Monday, February 25, 2013
Oh, I Need Spring!
I need Spring.
The picture above was taken last year, just ten days from now. The ice was gone from the Mill Pond, The maples already in bloom. The ground was workable. With 80 degree temperatures the maple syrup harvest was over before it began. The we had a very cold April and cherries, apricots, and apples froze. No crop at all. The first picking of strawberries, too was a loss. Last summer was not a particularly sweet one.
Still, I would like some warm days. With rainy weather versus snow, especially as 56% of the United States is still in drought. Feed lots across the country have a cow shortage. There is horse in the beef products and up to a 1/3 of the fish are not what is labeled.
Dear sister-in-law (SIL), mother of Baby Boo, or Baby Gardener as I typically call him in Summer, says. "Buy local! Horse meat and mislabeled fish is what you get when you don't know your supplier."
We plot and plan in passing moments as we prepare food from the garden for the Family Game Night. The menu is fajitas with seasonings straight from the freezer and pantry shelf lined with the salsa canned in September. Made with the tomatoes that so fascinated Boo when he realized they float as we washed them, bobbing red balls in the sink full of warm water.
The call is for more fruit. We will add more blueberries, rejuvenate a bed of strawberries. SIL wants cranberries. Cranberries will freeze well and she has a rhubarb cranberry relish she likes. I think I have found a source. She also wants cilantro added. One of the Twins wants peaches. We are still discussing that one.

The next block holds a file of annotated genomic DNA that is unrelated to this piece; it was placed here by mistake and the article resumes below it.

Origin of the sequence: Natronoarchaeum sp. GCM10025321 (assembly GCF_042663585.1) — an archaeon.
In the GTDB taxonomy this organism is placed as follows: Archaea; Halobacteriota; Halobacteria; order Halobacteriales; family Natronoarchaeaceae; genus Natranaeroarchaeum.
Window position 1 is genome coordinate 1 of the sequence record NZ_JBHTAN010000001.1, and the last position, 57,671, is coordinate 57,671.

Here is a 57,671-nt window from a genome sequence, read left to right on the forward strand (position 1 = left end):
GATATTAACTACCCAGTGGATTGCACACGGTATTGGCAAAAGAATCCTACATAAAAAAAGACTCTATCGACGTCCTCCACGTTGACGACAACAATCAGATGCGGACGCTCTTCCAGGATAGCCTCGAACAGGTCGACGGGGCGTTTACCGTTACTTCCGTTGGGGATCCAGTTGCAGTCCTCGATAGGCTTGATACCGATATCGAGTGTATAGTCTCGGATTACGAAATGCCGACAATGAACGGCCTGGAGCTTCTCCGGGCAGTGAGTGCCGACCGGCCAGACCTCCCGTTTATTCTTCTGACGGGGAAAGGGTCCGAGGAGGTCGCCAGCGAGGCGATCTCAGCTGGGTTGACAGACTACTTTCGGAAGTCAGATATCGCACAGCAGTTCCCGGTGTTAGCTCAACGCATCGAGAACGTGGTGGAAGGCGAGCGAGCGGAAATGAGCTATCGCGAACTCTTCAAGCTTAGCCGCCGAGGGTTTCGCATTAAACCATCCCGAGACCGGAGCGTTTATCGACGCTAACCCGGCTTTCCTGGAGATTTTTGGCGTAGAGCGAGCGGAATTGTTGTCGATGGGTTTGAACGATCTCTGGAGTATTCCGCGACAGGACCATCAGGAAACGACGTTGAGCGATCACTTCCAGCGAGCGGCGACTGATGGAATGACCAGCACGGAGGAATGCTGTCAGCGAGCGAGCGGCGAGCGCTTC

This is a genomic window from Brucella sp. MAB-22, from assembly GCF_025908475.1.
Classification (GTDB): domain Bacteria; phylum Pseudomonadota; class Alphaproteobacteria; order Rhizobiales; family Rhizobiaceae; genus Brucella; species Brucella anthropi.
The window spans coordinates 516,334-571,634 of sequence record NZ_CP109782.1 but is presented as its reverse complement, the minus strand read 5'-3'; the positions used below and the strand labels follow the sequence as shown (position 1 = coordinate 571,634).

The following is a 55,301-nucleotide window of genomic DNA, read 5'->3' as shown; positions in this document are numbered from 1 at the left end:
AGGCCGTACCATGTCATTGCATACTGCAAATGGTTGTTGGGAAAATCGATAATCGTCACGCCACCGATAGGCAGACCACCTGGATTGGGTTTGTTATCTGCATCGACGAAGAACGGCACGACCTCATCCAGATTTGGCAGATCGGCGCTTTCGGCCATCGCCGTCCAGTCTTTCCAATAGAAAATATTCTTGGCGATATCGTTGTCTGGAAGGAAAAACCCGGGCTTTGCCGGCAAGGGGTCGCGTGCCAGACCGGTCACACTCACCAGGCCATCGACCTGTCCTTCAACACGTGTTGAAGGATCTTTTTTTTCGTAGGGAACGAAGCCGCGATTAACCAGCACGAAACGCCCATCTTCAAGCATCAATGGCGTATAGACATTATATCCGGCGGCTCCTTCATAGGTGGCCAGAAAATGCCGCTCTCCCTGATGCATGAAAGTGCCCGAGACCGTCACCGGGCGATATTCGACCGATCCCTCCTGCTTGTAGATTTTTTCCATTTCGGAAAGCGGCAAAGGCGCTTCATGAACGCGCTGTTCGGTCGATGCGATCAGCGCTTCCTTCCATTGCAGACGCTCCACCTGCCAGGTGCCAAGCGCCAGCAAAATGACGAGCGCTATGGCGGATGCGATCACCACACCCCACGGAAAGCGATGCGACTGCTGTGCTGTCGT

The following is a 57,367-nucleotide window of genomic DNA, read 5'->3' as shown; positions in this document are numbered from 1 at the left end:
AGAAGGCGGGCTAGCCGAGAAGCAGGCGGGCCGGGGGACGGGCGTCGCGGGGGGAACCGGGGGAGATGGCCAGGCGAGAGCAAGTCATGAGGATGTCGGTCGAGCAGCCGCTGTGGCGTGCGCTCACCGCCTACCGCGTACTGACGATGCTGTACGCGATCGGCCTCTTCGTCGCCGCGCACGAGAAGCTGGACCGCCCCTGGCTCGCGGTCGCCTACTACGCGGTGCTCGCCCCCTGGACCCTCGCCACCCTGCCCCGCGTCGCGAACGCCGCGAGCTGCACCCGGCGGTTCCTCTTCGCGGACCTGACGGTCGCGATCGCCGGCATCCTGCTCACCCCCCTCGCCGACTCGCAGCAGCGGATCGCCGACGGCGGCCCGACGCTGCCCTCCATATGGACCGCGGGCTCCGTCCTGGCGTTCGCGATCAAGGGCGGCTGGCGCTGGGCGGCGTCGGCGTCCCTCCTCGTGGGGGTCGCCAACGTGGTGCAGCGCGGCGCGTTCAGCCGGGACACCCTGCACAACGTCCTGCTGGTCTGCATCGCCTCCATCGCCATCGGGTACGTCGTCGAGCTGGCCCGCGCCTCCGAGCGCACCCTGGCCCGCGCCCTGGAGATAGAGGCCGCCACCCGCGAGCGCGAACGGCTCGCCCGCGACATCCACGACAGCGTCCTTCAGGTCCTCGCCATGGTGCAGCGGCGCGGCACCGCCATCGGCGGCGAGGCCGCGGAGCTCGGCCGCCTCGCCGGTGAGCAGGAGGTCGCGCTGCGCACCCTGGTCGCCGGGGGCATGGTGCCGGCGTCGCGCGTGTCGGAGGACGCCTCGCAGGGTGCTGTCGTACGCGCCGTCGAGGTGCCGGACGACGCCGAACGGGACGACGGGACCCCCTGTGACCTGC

Also, one of the Twins wants tiny white pumpkins. I have found a variety called "Boo". How perfect!
The Twins and I have been germinating seed using the baggy method. It is spinach and it has sprouted. Their Poppa and they are also growing mold on some strawberries, blueberries, and other miscellaneous food stuffs. All tossed in a clear glass container on the kitchen counter. It is a trap for anyone unaware of its contents, but the Twins are fascinated with this no longer microscopic organism growing in their "Petri" dish.
I'll stick to seeds.
This is the garden division of labor; we decide together, and I produce the seed, typically from saving, and germinate and grow our transplants and source anything else that goes into the garden. We are trying to develop a local provenance to the seed as well. We wish we could grow oranges and bananas, too. I can well understand the English and their glass houses. The garden is on my brother and SIL's property. It is herbicide and pesticide-free.
We all plant and harvest. My brother does the majority of the watering. I do most of the weeding.
These are varieties that grow well in central Wisconsin.
This is what we grow:
Purple Passion asparagus
Autumn Bittern raspberries
Reliance seedless grapes
Northland and Blueray blueberries
Mount Royal plums
Blue, Red Norland, Pontiac, and Yukon Gold potatoes
Kidney, contender,and Flambeau beans
Danvers, Yaya, carrots
Crookneck summer squash
Straight Eight cucumbers
Aunt Molly cape gooseberries
Yum, California Wonder, Planet Hybrid, sheepnose Pimento, and Margaret peppers
Olpaka, Celebrity, and Amana Orange tomatoes
Early Sunglow sweetcorn
some looseleaf salad blends
We grow just a few turnips, cabbage, and rutabagas. Last year, we did not grow parsnips, a mistake.
In about a week I will start peppers, followed by tomatoes. Right now, parsley and basil seeds are in baggies swelling and moving toward germination. I have had my lights set up and working rooting flowering bedding plant cuttings. Now I will move into my vegetables...
...with more snow in the forecast and Spring an illusive dream.